Tinned Prawns and Pineapple – Malory Towers Marches On

Earlier in the year I read the continuations of St. Clare’s written by Pamela Cox, and I although I enjoyed them I was slightly disappointed. You can read my further ramblings on The Sixth Form at St. Clare’s here.

I ordered the Third Form at St. Clare’s and Kitty at St Clare’s recently. Sixth Form and Third Form were published in 2000, with Kitty at St. Clare’s published in 2008. I noticed Kitty at St. Clare’s seemed to return to a more traditional format rather than being slightly modernized. At the same time I ordered the first two in a six-part continuation of my beloved Malory Towers books. I read the first two in short order, ordered the next four, and have had a delightful week at Malory Towers as they have started arriving.

The Malory Towers continuations were published in 2009.¬† They pick up where the last book left off, with Darrell off to St. Andrews University and Felicity back to school at Malory Towers. Pamela Cox is perfectly consistent with the original series and returning characters. Ms. Cox has, in fact, has done a wonderful job introducing new characters and breathing new life into our beloved boarding school and it’s girls.

The midnight feasts, most importantly, are back with every outrageously, disgustingly delicious concoction the girls can come up with. Tinned prawns, pineapple, sardines, ginger beer, lemonade, chocolate biscuits, birthday cakes iced with sugar flowers and, in all it’s magnificent glory, the return of Nestle’s condensed milk.

Milkshakes and toasted sandwiches fail to make an appearance at the local tea-shop, we’re treated to the traditional cakes,¬† jammy buns and mugs of tea. Currency is, somewhat curiously, but sensibly, not really mentioned (as I was not really pleased when the 20 pence pocket money went up to a pound in the Naughtiest Girl books, it simply seemed strange) And the girls are, just as usual, working hard, playing games, solving mysteries, and saving the souls of others. Just as we like it.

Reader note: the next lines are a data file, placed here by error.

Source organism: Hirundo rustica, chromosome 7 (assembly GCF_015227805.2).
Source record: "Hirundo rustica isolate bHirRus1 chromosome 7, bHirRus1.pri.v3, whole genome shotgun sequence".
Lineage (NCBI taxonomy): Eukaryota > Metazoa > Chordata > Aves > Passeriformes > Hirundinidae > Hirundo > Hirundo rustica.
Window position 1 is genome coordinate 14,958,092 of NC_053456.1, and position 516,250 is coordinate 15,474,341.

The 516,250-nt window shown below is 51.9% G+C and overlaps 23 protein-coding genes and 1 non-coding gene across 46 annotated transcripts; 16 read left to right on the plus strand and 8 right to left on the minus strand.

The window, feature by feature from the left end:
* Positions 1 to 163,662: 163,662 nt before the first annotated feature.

Malory Towers had much stronger characters in the lower forms in the original series than the St. Clare’s series. With Darrel’s younger sister Felicity, her best friend Susan, and Alicia’s younger cousin June already in the picture, there were girls that we already knew well enough to be going on with. Bill and Clarissa own the local stables, of course, and make several appearances over the course of the books.

The inclusion of new girls and new friendships formed, with new problems to solve, is done splendidly. Keeping with tradition, we have horse-mad girls, an American girl who the others strive to make a ‘proper English school-girl’, a couple of snobs who need taking down a peg or two, spoiled young Mother’s-girls, and girls with grim family secrets. But I have to admit that Pamela has created a character that I find one of my favourite characters¬† in an Enid Blyton book (although she is, strictly speaking, not one of Enid’s creations) and that is the young Bonnie Meadows.

Bonnie is a spectacularly mad creation. While she is somewhat like the French characters of Claudine of St. Clare’s and Suzanne of Malory Towers, both girls who were good at manipulating adults and getting their own way at things, Bonnie is so much more English, and far more clever. Going from Felicity’s annoying young neighbour who follows her to Malory Towers because she misses her dreadfully, to one of the strongest personalities in the top form, Bonnie is full of surprises from the start, and a lot of good fun.

The inclusion of Sally Hope’s younger sister Daffy (‘baby’ from the very first Malory Towers book) in the later books gives me a small glimmer of hope that the series may continue. Daffy, and the irrepressible Violet, are two excellent girls to launch the next stage in life at Malory Towers. I certainly hope we get to visit our beloved Malory Towers again.